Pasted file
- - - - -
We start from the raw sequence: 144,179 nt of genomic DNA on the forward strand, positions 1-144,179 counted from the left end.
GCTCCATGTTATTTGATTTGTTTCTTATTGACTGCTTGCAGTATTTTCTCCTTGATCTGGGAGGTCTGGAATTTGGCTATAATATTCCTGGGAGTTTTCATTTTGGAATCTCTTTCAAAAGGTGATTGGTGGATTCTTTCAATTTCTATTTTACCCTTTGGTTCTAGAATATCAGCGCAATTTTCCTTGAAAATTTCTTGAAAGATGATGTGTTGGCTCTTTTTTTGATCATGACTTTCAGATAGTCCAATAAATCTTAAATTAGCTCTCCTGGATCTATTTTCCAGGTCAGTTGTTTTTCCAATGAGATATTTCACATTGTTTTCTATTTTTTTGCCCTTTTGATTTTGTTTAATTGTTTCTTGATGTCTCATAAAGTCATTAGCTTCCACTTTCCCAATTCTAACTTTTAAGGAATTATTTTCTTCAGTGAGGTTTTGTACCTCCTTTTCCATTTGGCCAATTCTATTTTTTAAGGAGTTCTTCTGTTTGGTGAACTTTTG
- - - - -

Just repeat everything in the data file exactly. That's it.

We start from the raw sequence: 144,179 nt of genomic DNA on the forward strand, positions 1-144,179 counted from the left end.
GCTCCATGTTATTTGATTTGTTTCTTATTGACTGCTTGCAGTATTTTCTCCTTGATCTGGGAGGTCTGGAATTTGGCTATAATATTCCTGGGAGTTTTCATTTTGGAATCTCTTTCAAAAGGTGATTGGTGGATTCTTTCAATTTCTATTTTACCCTTTGGTTCTAGAATATCAGCGCAATTTTCCTTGAAAATTTCTTGAAAGATGATGTGTTGGCTCTTTTTTTGATCATGACTTTCAGATAGTCCAATAAATCTTAAATTAGCTCTCCTGGATCTATTTTCCAGGTCAGTTGTTTTTCCAATGAGATATTTCACATTGTTTTCTATTTTTTTGCCCTTTTGATTTTGTTTAATTGTTTCTTGATGTCTCATAAAGTCATTAGCTTCCACTTTCCCAATTCTAACTTTTAAGGAATTATTTTCTTCAGTGAGGTTTTGTACCTCCTTTTCCATTTGGCCAATTCTATTTTTTAAGGAGTTCTTCTGTTTGGTGAACTTTTG